Marine back from Afghanistan ambushed with love at McDonald’s
Coming home to Southold after seven months on the front lines in Afghanistan, Marine Staff Sergeant Eddie Deptola expected to be hugged often.
But he never, ever guessed he’d receive a big embrace from “Grimace,” the big, purple, fuzzy McDonald’s character.
And yet, as he stood just inside the entrance of the Mattituck McDonald’s Sunday night, that’s exactly what happened.
Knowing his affinity for the fast-food giant’s fare, Sgt. Deptola’s family staged a surprise “welcome home” party at McDonald’s.
For a man who regularly faces enemy fire in a faraway desert, Sgt. Deptola seemed stunned when he walked in with his fiancée, Heather, and children Cassandra, 4, and Edward III, 2, to find a crowd of family members and seats festooned with balloons.
“They got me good,” he said. “They orchestrated that perfectly.”
He’d only recently driven home from the Marine Corps base at Camp Lejeune in North Carolina.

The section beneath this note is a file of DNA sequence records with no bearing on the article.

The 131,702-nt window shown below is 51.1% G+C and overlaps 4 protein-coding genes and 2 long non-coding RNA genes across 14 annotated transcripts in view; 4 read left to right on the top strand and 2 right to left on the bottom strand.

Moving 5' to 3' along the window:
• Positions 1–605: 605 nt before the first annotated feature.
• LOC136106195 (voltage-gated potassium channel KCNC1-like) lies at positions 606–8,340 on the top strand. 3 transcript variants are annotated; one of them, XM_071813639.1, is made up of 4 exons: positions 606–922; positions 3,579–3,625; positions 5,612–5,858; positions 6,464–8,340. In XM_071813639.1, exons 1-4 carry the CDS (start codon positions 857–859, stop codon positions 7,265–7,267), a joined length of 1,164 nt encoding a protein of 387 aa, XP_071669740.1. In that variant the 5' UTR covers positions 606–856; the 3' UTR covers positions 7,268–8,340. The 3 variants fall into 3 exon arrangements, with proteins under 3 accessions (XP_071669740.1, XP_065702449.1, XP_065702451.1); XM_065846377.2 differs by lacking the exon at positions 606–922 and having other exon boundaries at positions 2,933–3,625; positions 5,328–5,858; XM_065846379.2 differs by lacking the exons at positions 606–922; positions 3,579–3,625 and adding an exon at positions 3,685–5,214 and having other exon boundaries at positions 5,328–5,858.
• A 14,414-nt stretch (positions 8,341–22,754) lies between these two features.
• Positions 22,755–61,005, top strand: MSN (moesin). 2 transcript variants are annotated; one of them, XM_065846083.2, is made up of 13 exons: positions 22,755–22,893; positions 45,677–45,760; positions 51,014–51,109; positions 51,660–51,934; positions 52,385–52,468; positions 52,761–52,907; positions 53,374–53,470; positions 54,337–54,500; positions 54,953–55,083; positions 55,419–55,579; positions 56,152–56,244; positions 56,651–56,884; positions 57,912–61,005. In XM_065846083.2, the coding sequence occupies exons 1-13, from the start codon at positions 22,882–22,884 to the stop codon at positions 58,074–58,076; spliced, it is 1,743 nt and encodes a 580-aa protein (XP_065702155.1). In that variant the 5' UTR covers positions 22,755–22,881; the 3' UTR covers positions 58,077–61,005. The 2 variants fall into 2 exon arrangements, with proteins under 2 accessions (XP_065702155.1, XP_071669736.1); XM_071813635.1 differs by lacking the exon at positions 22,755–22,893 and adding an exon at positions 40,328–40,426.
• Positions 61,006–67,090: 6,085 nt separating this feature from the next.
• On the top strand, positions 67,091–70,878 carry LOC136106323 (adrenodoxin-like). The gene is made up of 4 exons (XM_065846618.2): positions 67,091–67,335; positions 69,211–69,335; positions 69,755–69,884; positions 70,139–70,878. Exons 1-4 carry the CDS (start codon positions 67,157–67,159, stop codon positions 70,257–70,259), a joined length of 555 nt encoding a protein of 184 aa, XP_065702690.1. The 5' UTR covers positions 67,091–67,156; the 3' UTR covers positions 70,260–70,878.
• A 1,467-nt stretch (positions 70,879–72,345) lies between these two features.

“This was the second surprise I had,” he said. “The first was the ‘welcome home’ sign hung on the last overpass on the Expressway near the Tanger Mall.”
A down-to-earth guy, Sgt. Deptola had no interest in frequenting fancy eateries while on leave.
“He’d always say how much he missed McDonald’s,” said his mother, Laura, who conspired with his sister, also Laura, in planning the party.
“They probably got sick of hearing it,” the sergeant said. “That’s the one thing over there that I really missed.”
A 2003 Southold High School graduate and former NJROTC cadet, Sgt. Deptola serves in the 3rd Battalion, 2nd Marines weapons company as a scout sniper platoon sergeant.
“The war over there is pretty much a sniper war,” he said. “We’re getting shot at on a daily basis and we put ourselves in harm’s way on purpose.”
During his seven-month tour, one member of his platoon was killed and six were injured.
“We’d go out in the middle of the night and begin observing as soon as the sun went up,” he said. “The enemy would be shooting from 1,000 yards away from a 12-inch hole in a wall.”
His seven months there seemed a lot longer, he said, “But when you get home it seems so quick and everything is just a blur.”
He’ll remain stateside, deployed at Camp Lejeune, until November 2013. What comes after that is not known.
“Hopefully back to Afghanistan,” the sergeant said.
His family isn’t thinking about that now.
“He’s home and he’s safe,” his mom said. “That’s what matters.”